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RiceGuy

Biscuits

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My dh was raised in the south so his idea of Southern Biscuits are in the link below. Soft, tender, cut out(using a water glass), not dropped but not falling apart. He was between jobs many years ago. While home I guess he was watching the cooking shows (he always had dinner ready when I got home from work!!! He irons and does his own laundry too). One day he's telling me about some guy making biscuits. He wanted to know if I could find the recipe. So I walk over to the cookbooks, pull out a Fugal Gourmet cookbook and show him the recipe he wanted. Yes, we had them the next night. I love how the recipes flips them in the hot pan first. Have not tried them gluten free yet....maybe I should talk dh into it.

http://www.yum-recipes.com/Recipe/Uncategorized/126071_Harriets_Southern_Biscuits.html

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My dh was raised in the south so his idea of Southern Biscuits are in the link below. Soft, tender, cut out(using a water glass), not dropped but not falling apart.

<SNIP>

I love how the recipes flips them in the hot pan first. Have not tried them gluten free yet....maybe I should talk dh into it.

http://www.yum-recipes.com/Recipe/Uncategorized/126071_Harriets_Southern_Biscuits.html

What do you mean by "not dropped but not falling apart"? Please elaborate on that.

I've noticed southern style cooking and baking makes extensive use of frying pans.

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I looked at the photos in the link. At least in my experience, this is not what a Southern biscuit looks like. Regular gluten biscuits do not get those little holes in the inside. These look more like a bisquick drop biscuit which is very different. Maybe I am a weirdo, but southern biscuits have to be fairly smooth on top and basically flat, like a hockey puck.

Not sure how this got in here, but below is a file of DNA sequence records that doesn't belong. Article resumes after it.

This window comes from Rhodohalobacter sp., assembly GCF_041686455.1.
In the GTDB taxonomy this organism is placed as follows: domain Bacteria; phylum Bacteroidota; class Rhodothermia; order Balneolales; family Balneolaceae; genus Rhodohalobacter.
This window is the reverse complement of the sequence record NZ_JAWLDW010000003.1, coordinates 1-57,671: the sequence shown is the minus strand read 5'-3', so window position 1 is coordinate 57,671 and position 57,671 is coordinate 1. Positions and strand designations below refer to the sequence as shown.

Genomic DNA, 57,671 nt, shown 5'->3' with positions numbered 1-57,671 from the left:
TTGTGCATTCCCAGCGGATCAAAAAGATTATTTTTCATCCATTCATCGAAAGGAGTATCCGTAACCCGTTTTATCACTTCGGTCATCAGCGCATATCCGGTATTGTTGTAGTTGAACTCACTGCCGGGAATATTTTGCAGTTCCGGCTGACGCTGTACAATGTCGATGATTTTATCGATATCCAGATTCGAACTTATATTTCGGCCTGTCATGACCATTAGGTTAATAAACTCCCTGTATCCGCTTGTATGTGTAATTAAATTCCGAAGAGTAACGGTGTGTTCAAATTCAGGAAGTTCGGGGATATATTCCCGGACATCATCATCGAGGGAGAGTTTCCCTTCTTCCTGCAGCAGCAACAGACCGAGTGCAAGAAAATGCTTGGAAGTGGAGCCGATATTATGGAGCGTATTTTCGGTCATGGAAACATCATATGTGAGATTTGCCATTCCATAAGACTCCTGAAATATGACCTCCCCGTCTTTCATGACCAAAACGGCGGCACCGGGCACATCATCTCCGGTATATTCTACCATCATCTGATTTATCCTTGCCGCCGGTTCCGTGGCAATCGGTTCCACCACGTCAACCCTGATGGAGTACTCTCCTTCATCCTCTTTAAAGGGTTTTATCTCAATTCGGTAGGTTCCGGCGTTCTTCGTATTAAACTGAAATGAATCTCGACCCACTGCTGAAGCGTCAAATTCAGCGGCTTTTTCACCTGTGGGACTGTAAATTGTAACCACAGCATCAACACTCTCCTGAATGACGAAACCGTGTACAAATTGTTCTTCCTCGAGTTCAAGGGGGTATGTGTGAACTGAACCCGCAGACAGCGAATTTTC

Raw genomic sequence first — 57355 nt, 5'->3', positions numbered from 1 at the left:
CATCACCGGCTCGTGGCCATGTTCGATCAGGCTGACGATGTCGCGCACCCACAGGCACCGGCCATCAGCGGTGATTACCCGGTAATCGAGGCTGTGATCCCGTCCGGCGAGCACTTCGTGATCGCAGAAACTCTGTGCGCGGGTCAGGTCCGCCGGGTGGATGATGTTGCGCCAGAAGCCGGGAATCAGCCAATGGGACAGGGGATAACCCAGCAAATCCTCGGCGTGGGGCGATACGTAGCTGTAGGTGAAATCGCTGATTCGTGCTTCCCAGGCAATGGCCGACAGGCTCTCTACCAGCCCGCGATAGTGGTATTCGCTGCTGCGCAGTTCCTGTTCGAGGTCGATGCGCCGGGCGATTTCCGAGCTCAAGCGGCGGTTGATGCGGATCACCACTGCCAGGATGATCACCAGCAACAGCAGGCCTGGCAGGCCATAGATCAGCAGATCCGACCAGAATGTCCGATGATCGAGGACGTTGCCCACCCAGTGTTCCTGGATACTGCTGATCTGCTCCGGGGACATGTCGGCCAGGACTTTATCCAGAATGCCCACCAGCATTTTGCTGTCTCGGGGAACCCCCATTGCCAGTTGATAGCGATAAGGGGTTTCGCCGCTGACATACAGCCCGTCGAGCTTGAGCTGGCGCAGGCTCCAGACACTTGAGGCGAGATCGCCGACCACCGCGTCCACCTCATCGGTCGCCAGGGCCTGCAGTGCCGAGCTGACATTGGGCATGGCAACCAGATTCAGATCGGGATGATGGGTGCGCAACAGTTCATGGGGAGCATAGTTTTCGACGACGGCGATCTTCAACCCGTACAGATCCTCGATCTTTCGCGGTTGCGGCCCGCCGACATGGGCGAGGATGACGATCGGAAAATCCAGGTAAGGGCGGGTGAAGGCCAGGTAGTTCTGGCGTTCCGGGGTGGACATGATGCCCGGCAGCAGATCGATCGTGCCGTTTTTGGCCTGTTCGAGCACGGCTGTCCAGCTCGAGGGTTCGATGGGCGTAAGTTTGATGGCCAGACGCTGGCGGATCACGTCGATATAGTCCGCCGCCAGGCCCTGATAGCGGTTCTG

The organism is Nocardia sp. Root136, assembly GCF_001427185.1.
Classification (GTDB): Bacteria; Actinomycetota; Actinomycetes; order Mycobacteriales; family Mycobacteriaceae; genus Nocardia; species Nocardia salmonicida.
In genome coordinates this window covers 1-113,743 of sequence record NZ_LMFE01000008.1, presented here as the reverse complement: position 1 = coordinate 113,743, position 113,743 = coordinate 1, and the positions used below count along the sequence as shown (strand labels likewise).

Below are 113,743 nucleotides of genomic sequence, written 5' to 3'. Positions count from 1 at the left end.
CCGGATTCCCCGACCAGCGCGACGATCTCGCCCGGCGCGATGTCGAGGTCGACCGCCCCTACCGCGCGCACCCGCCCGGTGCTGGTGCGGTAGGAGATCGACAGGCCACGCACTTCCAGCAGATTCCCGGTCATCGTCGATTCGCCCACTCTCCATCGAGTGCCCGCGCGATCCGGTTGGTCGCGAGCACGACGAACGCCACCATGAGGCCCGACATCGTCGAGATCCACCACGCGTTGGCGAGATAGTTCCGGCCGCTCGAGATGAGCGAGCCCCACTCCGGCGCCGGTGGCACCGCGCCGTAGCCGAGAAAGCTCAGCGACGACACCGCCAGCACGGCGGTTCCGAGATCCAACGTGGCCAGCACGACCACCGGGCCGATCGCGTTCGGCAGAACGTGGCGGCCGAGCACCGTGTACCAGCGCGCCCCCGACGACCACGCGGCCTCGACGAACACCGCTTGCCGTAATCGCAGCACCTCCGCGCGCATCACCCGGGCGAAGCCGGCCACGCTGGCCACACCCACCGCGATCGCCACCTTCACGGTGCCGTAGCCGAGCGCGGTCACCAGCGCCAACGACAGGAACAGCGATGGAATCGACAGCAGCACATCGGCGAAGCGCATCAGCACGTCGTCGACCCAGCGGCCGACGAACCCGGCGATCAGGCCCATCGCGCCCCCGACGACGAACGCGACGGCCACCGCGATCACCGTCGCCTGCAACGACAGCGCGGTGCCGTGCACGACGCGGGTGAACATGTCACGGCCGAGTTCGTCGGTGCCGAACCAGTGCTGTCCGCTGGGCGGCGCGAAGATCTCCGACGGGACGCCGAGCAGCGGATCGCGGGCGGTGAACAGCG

By the term "little holes", do you mean a porous texture like what breads look like on the inside? Does this mean that a southern biscuit looks more like cake than bread inside?

What would happen if you press down on it? Would it flatten out and break apart, or would it tend to compress more like a sponge, and maybe come back up somewhat afterward?

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By the term "little holes", do you mean a porous texture like what breads look like on the inside? Does this mean that a southern biscuit looks more like cake than bread inside?

What would happen if you press down on it? Would it flatten out and break apart, or would it tend to compress more like a sponge, and maybe come back up somewhat afterward?

Little holes- yes, porous. More cakey than bready, but not quite cakey.

If you pressed on it, I think the outside edges would crumble off, and it would get a bit gummy on the inside, but would mostly come back up.

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I'm going to have to respectfully disagree. ;) Biscuits aren't cake-like at all IMHO. They have layers and cake doesn't have layers when you pull it apart. If you take a piece of cake and pull it apart, you see lots of little holes. Not so for the biscuits I know.

Riceguy, I've been thinking about this.lol Biscuits are like pumped up pie crust. You know how pie crust flakes? Imagine if you puffed up each of those layers with air. If you'll compare recipes, you'll see that the base, flour cut with fat, is very similar. The handling is the same as well.

Okay, I'm obsessing now.

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Little holes- yes, porous. More cakey than bready, but not quite cakey.